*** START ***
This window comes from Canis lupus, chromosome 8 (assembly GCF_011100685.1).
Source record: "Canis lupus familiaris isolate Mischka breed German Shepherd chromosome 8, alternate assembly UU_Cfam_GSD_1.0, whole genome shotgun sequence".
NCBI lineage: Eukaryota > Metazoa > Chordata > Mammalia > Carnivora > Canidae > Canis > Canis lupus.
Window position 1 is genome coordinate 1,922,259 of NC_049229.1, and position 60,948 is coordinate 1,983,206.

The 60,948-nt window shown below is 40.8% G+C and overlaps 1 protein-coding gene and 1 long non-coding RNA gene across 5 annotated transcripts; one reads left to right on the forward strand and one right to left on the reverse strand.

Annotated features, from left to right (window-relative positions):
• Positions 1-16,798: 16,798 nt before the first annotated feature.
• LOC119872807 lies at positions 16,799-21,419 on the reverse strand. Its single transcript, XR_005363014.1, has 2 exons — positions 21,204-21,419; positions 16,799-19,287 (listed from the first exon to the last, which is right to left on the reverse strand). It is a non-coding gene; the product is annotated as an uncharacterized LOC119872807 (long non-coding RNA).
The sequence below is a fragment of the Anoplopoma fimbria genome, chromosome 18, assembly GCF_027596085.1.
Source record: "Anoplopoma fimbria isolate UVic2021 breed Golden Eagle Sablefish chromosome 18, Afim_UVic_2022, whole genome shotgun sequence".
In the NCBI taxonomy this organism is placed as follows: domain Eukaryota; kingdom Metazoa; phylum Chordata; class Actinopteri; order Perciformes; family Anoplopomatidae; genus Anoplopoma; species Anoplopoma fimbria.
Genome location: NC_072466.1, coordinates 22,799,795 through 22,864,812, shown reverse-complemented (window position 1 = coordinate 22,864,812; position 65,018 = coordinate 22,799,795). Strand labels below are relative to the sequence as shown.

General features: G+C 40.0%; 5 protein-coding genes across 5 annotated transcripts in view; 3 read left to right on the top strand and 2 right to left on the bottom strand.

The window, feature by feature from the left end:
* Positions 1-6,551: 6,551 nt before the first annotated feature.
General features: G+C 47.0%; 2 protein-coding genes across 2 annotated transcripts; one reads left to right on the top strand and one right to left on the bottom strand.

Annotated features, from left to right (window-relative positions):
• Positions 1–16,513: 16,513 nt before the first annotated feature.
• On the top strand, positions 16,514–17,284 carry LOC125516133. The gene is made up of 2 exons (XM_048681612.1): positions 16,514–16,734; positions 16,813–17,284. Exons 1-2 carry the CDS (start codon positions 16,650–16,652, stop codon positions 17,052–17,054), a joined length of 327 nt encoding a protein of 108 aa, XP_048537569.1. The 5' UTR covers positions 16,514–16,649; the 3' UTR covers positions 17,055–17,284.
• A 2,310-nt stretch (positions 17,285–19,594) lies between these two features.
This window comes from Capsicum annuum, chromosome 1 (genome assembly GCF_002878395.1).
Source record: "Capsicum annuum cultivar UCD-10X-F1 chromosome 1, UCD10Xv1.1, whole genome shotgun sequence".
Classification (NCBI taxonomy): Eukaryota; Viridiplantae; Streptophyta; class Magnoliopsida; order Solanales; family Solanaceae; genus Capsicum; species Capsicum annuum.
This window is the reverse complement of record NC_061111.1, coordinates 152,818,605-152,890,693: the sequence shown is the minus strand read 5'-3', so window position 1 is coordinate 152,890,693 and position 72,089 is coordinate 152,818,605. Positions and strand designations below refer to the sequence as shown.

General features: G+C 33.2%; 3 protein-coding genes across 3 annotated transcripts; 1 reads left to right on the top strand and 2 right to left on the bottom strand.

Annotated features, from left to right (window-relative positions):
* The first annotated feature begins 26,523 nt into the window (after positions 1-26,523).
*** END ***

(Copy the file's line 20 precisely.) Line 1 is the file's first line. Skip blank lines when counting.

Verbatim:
• A 2,310-nt stretch (positions 17,285–19,594) lies between these two features.